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Blowing the BIG fuses!!


NAXJA Member #120
NAXJA Member
NE Indiana
So I tore the interior out of the jeep the other day. After that I started it and it ran fine. Today I go out and try to start the jeep. It just turns over and over and over and over. Finally figure out that its a fuel problem. So i check the big fuse block under the hood. I find fuse number 2 is blown. Its a 30amp fuse that controls the fuel pump etc. I replace it with a 40amp cause that's all i have laying around. Go to start the motor...fires and dies, check fuse, fuse is blown.....wtf...

this thing just ran last week. where do i even start?

mac 'so sick of electrical gremlins' gyvr
Blown fuse = short circuit.

Trace the circuit, look for physical damage anywhere the wire runs through some kind of opening or fastener clip.

Start by unplugging the harness near the fuel pump. On the '88 there's a connector about 18" out from the tank, yours may be different but there should be a connector there somewhere. Unplug it, replace the fuse, and turn on the ignition. If the short is in the wire TO the pump, the fuse will blow even with the pump disconnected.
This happened on my 92 XJ a couple of weeks ago.

Turned out to be a short in the O2 harness. A mechanic on a previous repair had moved the wires, and it had melted/shorted-out agains the exhaust manifold.
i'll try both of your suggestions, as its in the garage with no interior i'm the mechanic that has to figure out what the heck the problem is....

mac 'short curcuited' gyvr
I'd first check areas that you were working near, probably easier to access and they may be related. If that doesn't solve it use a continuity checker to check your wires going to and from the fuse and see where they are going to ground. I don't know where the connections are in your wire harness but trace back through the different sections and that will narrow down your places to look for your short.
I hope this helps.
PS. There's an electrical contractor out here whose motto is, "We remove your shorts." :)
well i pulled the interior out, i had added power leather seats a while back and then took them out the other day for racing seats with the cage, i did pull the interior fuse box apart and put it back together to unwire the power seats (wires my dad had wired when the leather was put in), but after I did that, I did start the jeep to make sure everything was ok, and it ran just fine after that....

so i pulled the fuel pump wiring and the o2 sensor and it still started ran for just a sec, and died...and did blow the fuse....so next i'm going to unplug the alternator and see what happens...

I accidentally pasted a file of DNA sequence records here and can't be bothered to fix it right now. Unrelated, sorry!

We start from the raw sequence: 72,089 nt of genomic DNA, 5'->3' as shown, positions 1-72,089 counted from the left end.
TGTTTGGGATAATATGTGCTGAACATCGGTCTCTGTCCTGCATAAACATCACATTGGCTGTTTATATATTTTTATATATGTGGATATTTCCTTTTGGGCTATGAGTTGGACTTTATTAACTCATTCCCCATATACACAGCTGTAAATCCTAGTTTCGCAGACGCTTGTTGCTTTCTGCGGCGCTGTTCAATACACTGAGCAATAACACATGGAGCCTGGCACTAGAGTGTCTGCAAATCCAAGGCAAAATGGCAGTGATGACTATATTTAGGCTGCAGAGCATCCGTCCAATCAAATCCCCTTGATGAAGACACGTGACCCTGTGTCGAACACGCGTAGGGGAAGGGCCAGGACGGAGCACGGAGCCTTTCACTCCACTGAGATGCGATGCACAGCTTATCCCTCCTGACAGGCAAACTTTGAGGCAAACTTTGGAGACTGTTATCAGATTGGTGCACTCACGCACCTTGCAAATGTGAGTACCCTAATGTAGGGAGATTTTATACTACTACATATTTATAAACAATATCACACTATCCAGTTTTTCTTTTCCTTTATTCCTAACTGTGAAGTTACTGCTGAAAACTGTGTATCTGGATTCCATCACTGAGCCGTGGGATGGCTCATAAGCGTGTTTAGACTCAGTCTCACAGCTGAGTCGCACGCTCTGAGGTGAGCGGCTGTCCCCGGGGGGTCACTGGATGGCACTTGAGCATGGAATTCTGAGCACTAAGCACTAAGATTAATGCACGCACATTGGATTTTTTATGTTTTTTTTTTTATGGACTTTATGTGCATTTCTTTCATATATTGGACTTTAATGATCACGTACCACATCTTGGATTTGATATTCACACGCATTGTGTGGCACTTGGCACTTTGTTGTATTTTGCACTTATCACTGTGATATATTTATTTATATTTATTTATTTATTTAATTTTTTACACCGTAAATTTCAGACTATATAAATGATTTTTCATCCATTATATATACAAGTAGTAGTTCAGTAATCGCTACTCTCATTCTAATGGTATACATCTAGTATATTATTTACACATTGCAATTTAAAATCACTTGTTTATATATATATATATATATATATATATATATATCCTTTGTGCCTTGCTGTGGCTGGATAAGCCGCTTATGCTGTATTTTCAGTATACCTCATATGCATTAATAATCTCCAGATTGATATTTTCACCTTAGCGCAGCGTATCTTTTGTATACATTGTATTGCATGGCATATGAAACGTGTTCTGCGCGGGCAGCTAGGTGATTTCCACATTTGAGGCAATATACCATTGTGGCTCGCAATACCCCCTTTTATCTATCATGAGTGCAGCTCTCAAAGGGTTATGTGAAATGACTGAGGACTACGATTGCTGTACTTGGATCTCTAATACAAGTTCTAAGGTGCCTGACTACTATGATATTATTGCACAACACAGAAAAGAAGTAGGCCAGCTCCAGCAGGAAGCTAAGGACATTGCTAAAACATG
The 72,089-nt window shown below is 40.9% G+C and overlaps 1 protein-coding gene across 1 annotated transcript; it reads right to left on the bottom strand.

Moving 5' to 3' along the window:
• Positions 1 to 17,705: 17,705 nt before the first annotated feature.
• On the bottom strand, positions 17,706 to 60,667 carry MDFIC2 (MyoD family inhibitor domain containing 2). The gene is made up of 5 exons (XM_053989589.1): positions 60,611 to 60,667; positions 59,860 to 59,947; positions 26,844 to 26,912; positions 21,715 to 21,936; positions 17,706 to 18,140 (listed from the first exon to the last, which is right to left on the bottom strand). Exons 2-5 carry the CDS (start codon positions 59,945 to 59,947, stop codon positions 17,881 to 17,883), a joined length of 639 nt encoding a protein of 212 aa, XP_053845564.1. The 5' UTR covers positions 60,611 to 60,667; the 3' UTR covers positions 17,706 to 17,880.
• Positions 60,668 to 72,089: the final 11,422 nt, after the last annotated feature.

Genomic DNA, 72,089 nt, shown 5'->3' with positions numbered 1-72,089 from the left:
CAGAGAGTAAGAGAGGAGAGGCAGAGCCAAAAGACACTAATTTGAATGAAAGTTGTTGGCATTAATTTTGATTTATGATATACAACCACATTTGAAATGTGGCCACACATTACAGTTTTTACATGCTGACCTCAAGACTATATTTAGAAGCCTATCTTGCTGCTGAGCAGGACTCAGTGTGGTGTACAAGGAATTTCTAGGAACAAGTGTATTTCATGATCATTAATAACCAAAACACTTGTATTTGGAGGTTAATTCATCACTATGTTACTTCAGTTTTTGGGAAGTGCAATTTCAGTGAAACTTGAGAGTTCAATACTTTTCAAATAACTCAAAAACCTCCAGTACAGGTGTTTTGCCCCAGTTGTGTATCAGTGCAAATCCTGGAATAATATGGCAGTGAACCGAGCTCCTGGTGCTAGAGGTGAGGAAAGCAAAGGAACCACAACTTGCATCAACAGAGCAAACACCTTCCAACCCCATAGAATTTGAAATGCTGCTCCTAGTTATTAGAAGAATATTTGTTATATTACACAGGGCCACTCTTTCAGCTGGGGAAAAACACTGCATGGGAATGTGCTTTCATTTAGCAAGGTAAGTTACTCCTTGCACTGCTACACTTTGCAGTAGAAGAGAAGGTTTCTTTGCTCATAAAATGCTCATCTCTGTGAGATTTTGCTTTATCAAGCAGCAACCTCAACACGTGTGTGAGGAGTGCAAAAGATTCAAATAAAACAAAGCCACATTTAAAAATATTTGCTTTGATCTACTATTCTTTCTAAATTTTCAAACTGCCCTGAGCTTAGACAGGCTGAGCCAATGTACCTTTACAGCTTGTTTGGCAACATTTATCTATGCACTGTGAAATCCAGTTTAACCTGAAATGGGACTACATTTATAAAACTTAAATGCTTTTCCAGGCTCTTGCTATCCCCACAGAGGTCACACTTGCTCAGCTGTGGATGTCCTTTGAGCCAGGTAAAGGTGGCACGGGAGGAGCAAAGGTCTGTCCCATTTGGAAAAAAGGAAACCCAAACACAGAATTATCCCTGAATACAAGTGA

this is a royal pain

mac '95s shouldn't have electrical issues' gyvr
macgyvr said:
so i pulled the fuel pump wiring and the o2 sensor and it still started ran for just a sec, and died...and did blow the fuse...
I would look in the area of the fuel pump wiring that was pulled.
Specifically, did flexing of the wires break the insulation and thus cause a short (either between the wires or wire-to-chassis)?
Short circuits cause blown fuses; *occasionally* there's a short in an alternator, but that *usually* manifests itself as a 'not charging' alternator, as opposed to blown fuses.

Could also be a poor connection at the back of the fuse block. If one of the re-done wires isn't solidly connected, it can cause a hella resistance which results in too many amps --> blown fuse.
on the fuel pump i just unplugged it, tried to start it and plugged it back in....

and to me if the fuel pump was the problem wouldn't it blow the fuse before the motor would even fire cause it turns on at one position before start...it should blow there if it was the problem....

i'm getting some scmatics tommorrow for the engine control system and i guess i'll just have to track it down and see what is screwed up.

mac 'short fuse' gyvr
Fuses 'blow' by heat of current melting the link.

Some fuses have a built-in heat sink, making them 'slow-blow' so a minor spike of amps (and resulting heating) won't kill the circuit.

Other fuses are fast-blow, so they trip *almost* instantly.

I don't know whether this fuse is supposed to be fast or slow, much less what the previous owner had in there.
Even a fast-blow may last a few seconds under load, if the load is too much stuff and not a short.

Re-check that fuel pump connector:
It might have had good contact before it was unplugged, but now it may have excessive corrosion between the contacts causing additional resistance.
Or, the connector may be broken internally and shorting out.
the fuel pump runs when you turn the key to the spot right before turning over, then it will fire and run a sec then blow.....i put 5 new fuses in this testing stuff...as well as double checking the fuel pump.....

mac 'still havent got to the alternator yet...trying to get cage built' gyvr
Called a buddy that is a Jeep mechanic, dont know why it took so long to remember to call him. He came over and check my jeep out. Found an unused plug under the instrument panel that had grounded out on a bolt.... pulled it off the bolt, jeep runs like a champ....

mac 'only cost me him drinking some of our beer' gyvr